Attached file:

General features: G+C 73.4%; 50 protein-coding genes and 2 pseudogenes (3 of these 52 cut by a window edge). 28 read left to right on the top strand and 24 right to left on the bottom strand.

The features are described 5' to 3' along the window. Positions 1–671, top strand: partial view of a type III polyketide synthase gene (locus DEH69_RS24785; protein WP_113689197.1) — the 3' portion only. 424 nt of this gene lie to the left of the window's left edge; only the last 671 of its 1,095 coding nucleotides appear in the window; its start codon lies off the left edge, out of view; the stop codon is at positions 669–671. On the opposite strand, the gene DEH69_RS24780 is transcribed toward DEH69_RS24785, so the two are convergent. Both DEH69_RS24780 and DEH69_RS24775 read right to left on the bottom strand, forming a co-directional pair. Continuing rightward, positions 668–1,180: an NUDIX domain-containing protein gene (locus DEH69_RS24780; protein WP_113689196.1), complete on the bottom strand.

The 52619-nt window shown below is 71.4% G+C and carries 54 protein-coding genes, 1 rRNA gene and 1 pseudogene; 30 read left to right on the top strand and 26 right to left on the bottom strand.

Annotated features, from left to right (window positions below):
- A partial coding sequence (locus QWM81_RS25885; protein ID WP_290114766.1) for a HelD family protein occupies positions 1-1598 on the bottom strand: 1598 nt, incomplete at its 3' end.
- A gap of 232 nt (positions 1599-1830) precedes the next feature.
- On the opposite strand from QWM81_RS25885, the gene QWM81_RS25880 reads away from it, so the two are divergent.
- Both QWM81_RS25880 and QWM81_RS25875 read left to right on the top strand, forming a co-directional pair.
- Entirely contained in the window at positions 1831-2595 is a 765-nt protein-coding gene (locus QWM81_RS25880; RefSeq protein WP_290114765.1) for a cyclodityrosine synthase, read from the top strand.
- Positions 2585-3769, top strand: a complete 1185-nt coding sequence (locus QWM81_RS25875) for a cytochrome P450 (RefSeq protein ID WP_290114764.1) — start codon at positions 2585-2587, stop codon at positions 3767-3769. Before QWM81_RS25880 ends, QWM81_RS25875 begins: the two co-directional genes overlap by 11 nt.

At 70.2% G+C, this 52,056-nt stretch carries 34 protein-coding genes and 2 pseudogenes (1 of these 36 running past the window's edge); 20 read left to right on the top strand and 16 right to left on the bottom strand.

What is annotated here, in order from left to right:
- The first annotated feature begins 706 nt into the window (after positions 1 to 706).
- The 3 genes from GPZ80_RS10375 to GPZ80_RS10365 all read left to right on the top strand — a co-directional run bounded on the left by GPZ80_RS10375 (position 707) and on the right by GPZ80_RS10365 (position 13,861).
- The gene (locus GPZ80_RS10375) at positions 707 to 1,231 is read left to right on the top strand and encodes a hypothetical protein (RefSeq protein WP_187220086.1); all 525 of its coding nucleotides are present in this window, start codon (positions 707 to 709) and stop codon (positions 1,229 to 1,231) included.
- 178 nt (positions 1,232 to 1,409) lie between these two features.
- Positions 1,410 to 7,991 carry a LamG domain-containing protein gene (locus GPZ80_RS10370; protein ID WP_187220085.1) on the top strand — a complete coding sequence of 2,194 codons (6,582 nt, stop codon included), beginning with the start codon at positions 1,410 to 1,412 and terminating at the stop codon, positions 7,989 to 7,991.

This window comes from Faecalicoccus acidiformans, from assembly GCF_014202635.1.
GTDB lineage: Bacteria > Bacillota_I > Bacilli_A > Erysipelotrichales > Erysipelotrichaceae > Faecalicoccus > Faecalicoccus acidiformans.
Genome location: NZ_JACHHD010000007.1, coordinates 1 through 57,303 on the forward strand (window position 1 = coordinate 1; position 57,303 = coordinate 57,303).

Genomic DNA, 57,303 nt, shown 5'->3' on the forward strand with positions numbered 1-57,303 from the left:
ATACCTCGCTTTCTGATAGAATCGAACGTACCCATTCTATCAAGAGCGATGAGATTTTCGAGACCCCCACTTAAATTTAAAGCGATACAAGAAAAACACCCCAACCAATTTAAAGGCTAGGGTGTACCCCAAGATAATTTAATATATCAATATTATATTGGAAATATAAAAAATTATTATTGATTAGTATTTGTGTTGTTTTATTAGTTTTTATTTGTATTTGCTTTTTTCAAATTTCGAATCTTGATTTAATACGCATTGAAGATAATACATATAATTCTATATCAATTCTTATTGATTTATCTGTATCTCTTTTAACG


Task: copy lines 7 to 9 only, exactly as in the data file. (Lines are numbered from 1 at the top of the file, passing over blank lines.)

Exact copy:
- On the opposite strand from QWM81_RS25885, the gene QWM81_RS25880 reads away from it, so the two are divergent.
- Both QWM81_RS25880 and QWM81_RS25875 read left to right on the top strand, forming a co-directional pair.
- Entirely contained in the window at positions 1831-2595 is a 765-nt protein-coding gene (locus QWM81_RS25880; RefSeq protein WP_290114765.1) for a cyclodityrosine synthase, read from the top strand.